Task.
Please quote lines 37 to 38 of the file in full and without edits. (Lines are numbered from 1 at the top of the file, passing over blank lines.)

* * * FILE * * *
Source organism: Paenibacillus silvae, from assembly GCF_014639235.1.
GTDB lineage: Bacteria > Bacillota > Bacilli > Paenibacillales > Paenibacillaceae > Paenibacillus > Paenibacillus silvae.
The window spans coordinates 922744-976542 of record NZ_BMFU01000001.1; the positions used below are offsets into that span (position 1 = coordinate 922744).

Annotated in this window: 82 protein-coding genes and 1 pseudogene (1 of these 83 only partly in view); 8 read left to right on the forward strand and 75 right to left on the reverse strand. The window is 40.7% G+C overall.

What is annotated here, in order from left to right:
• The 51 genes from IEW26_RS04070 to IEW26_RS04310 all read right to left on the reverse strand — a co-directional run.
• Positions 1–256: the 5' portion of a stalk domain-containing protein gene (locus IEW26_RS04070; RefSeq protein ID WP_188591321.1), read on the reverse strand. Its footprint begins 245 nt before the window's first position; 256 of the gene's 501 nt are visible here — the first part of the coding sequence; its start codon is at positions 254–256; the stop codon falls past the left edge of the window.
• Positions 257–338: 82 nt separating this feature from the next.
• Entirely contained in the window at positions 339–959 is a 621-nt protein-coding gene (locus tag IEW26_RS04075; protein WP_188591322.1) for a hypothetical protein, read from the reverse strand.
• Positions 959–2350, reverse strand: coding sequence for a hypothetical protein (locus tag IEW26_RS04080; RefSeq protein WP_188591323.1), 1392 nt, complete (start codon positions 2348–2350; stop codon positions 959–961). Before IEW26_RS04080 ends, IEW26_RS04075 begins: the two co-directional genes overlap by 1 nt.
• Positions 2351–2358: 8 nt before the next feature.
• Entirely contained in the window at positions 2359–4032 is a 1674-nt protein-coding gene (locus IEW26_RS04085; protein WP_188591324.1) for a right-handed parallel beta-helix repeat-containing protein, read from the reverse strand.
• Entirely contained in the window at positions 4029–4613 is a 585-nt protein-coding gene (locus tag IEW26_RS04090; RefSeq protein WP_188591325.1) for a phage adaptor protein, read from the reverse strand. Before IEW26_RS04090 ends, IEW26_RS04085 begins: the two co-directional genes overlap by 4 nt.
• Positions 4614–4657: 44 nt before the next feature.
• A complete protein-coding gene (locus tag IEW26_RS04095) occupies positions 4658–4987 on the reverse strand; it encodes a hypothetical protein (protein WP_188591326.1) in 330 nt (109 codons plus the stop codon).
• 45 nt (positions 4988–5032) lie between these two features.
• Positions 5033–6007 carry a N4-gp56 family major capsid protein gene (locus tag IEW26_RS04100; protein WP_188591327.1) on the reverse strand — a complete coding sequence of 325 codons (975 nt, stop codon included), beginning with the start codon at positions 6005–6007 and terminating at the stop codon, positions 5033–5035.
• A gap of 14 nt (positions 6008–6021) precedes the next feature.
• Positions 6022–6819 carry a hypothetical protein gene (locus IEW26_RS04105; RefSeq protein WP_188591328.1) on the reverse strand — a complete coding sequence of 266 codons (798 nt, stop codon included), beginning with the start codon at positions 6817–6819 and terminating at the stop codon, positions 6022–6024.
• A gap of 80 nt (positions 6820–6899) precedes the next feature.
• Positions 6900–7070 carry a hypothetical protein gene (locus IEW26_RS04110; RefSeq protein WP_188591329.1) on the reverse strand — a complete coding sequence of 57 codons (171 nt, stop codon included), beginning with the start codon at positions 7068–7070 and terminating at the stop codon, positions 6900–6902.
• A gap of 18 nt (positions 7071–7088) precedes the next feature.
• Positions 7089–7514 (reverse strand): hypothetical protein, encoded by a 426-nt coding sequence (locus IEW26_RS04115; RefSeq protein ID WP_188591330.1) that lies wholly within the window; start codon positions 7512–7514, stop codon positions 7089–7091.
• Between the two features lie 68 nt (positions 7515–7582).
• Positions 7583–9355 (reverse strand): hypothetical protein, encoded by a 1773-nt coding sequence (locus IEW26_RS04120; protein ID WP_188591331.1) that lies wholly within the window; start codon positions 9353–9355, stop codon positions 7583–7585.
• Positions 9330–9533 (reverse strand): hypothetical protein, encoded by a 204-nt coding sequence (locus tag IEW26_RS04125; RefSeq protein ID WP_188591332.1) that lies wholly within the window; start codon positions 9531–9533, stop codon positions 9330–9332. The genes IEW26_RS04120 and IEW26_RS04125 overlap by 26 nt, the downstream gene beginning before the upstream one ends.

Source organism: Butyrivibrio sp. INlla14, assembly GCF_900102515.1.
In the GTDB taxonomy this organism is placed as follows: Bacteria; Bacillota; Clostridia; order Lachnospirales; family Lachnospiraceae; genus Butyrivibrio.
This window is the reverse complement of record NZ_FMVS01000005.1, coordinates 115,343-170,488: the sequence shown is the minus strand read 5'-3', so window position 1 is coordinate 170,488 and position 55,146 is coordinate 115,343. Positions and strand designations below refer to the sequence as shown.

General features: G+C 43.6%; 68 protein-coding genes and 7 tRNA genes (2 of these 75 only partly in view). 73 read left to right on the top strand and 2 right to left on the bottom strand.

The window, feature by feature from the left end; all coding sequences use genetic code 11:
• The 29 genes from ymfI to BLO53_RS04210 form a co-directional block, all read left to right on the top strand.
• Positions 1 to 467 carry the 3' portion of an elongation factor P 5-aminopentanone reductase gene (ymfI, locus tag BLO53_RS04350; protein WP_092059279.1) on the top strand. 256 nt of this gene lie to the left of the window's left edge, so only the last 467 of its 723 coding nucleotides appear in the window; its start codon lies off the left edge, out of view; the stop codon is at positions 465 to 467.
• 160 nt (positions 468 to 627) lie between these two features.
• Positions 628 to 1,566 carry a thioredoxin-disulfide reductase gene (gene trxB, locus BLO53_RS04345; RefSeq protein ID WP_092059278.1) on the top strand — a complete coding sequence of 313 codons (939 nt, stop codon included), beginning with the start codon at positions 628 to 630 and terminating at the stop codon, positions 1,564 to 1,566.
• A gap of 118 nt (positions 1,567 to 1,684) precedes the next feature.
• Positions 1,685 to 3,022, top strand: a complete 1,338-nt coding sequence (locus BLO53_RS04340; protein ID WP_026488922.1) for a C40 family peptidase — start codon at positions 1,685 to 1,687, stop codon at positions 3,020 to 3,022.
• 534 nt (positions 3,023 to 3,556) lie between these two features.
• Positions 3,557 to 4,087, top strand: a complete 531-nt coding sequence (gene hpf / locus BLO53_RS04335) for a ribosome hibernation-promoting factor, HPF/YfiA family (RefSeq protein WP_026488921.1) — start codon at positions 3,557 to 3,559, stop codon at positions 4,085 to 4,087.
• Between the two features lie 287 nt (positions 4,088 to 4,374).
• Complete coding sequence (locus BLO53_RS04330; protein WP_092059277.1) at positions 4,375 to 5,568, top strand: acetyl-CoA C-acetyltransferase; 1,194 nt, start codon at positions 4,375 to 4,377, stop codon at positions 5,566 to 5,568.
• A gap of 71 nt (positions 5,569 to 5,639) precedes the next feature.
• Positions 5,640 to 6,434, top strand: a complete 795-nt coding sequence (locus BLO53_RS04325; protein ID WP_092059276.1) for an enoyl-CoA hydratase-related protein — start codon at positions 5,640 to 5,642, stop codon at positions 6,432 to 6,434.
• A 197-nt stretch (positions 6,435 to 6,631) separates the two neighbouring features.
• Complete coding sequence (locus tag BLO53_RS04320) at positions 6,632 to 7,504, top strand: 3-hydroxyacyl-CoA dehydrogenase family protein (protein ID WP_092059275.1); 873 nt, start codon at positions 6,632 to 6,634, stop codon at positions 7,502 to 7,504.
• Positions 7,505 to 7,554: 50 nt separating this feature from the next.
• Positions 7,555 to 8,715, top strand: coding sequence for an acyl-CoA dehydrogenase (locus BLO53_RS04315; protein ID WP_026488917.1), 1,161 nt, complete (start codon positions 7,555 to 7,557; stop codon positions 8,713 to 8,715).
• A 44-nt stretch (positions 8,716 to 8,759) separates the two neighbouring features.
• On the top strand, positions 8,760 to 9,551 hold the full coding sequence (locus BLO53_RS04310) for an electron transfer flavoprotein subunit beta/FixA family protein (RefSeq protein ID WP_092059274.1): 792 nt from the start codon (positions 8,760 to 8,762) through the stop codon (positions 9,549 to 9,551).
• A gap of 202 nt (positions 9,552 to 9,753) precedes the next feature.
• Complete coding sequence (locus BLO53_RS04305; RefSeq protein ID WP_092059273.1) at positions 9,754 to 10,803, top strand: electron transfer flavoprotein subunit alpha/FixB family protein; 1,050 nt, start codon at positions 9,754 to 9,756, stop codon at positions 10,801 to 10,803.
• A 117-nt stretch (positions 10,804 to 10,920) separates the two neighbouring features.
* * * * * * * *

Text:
• Positions 1,685 to 3,022, top strand: a complete 1,338-nt coding sequence (locus BLO53_RS04340; protein ID WP_026488922.1) for a C40 family peptidase — start codon at positions 1,685 to 1,687, stop codon at positions 3,020 to 3,022.
• 534 nt (positions 3,023 to 3,556) lie between these two features.